The Supreme Court’s intervention in the ongoing agitation against the Farm Acts, 2020, smacks of judicial overreach, but to do their lordships justice, cutting the Gordian knot called for proactive, if unorthodox measures. The Centre’s failure to resolve the impasse and the protesters’ refusal to negotiate threatened prolonged civil unrest.
From Day 1, the protesters have resisted a “clause-by-clause” discussion to plug loopholes in the new laws. The appointment of an expert committee by the apex court to examine the laws will do just that. The farmers’ organisations now face a Hobson’s choice: they can either place their concerns before the panel, or lose the moral high ground.
The agitating farmers have two problems with the SC ruling: first, they object to the involvement of the court in what they deem a purely ‘policy’ matter. Second, they reject the apex court-appointed panel, on the ground that all the members are known to be supporters of the Farm Acts, 2020.
Fear and distrust
In terms of judicial scrutiny, the only point of law in dispute is whether commerce in agricultural produce is the exclusive preserve of the state, or whether it falls within the purview of the Centre’s powers to regulate inter-state commerce. But the constitutional validity of the new laws is not of concern to the protesters. Their objections are founded in the fear that agricultural reforms will, in the long term, remove a safety net on which a section of farmers in Punjab and Haryana have come to depend. The fear is compounded by an abiding distrust of both State and Centre.
As for their rejection of the two ‘experts’ on the panel, to be fair, it is very hard to find a reputable economist opposed to agricultural reforms. Several, like Swaminathan S Anklesaria Aiyar, Arvind Panagariya and Ashok Gulati (who is on the panel), are very much on board. Even Kaushik Basu, formerly adviser to the UPA government, who condemned the new laws as pro-corporate, simultaneously asserted that liberalisation of agricultural markets is needed. Former RBI Governor Raghuram Rajan agreed, with the caveat that “useful institutions that help the farmer” – that is, the MSP (minimum support price) system – should continue. The Centre has already promised that it will.
Nor are agricultural economists likely to back the farmers’ demand for a law that mandates a minimum support price (MSP) for all agricultural produce. First of all, given the variety of crops grown in India, fixing different MSPs based on quality standards for all kinds of produce would be a mind-boggling exercise. Secondly, enforcing MSPs on hapless traders across the country is self-defeating in terms of boosting farm incomes, as farmers might be unable to find buyers.
No protesters on panel
The two other members of the panel represent farmers’ organisations which are not opposed to the spirit of agricultural reforms, although they do want amendments, as the laws in their current form are admittedly flawed. The apex court could well have looked for panel members among the protesters, but the latter have made it clear that they have no desire to negotiate or discuss amendments. “We don’t wish to have clause-wise discussions. We simply want a repeal of the new farm laws,” said Rajesh Tikait, spokesperson of the Bharatiya Kisan Union (BKU). This defeats the purpose of the panel.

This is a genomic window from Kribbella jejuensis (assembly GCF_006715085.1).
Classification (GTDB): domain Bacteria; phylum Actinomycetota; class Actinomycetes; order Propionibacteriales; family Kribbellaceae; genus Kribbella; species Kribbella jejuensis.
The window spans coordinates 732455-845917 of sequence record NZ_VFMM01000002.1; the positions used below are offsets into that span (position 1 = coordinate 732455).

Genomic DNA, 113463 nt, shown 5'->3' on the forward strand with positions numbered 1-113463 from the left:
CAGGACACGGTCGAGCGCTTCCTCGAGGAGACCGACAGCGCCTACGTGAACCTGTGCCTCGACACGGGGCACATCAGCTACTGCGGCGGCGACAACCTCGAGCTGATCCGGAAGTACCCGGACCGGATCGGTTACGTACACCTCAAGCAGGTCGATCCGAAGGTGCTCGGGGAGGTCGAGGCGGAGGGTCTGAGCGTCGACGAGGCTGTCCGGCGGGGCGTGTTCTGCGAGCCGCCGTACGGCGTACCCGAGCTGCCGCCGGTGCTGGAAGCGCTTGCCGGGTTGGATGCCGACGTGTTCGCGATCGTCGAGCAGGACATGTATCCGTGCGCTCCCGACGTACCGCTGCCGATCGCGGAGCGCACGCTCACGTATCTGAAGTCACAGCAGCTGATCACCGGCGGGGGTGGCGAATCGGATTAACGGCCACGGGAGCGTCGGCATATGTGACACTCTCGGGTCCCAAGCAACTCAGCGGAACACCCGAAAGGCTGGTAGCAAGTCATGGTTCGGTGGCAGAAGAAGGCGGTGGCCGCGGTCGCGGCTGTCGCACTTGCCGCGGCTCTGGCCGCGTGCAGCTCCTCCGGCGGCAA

Even if the Centre were to agree to repeal the laws altogether, it would simply bring in new legislations with the same intent: to liberalise agricultural markets. Apart from being a waste of effort, that would be counter-productive, as a rollback might spark a million mutinies. Instead of contesting controversial legislations (such as the recent religious conversion or ‘love jihad’ laws) in the apex court, blocking highways would become the preferred mode of protest. That can only serve to further weaken institutions.
That the protesters represent only a section of farmers is obvious to the public. What one farmer sees as financial ruin, another sees as financial freedom. Yogendra Yadav, leader of the Kisan Andolan, had claimed that no farmers’ organisation supported the new farm laws. That is obviously untrue, as several have done so. Even the Bharatiya Kisan Sangh (BKS), an RSS frontal, has done a volte face and come out in support, after necessary amendments were promised.
Farmers’ organisations can choose to oppose the court-appointed panel, or use the opportunity to achieve desirable objectives, such as institutionalised safeguards against alienation from land and emergence of monopolies. A refusal to engage can only turn the tide of public opinion against them.
The writer is a senior journalist with 35 years of experience in working with major newspapers and magazines. She is now an independent writer and author.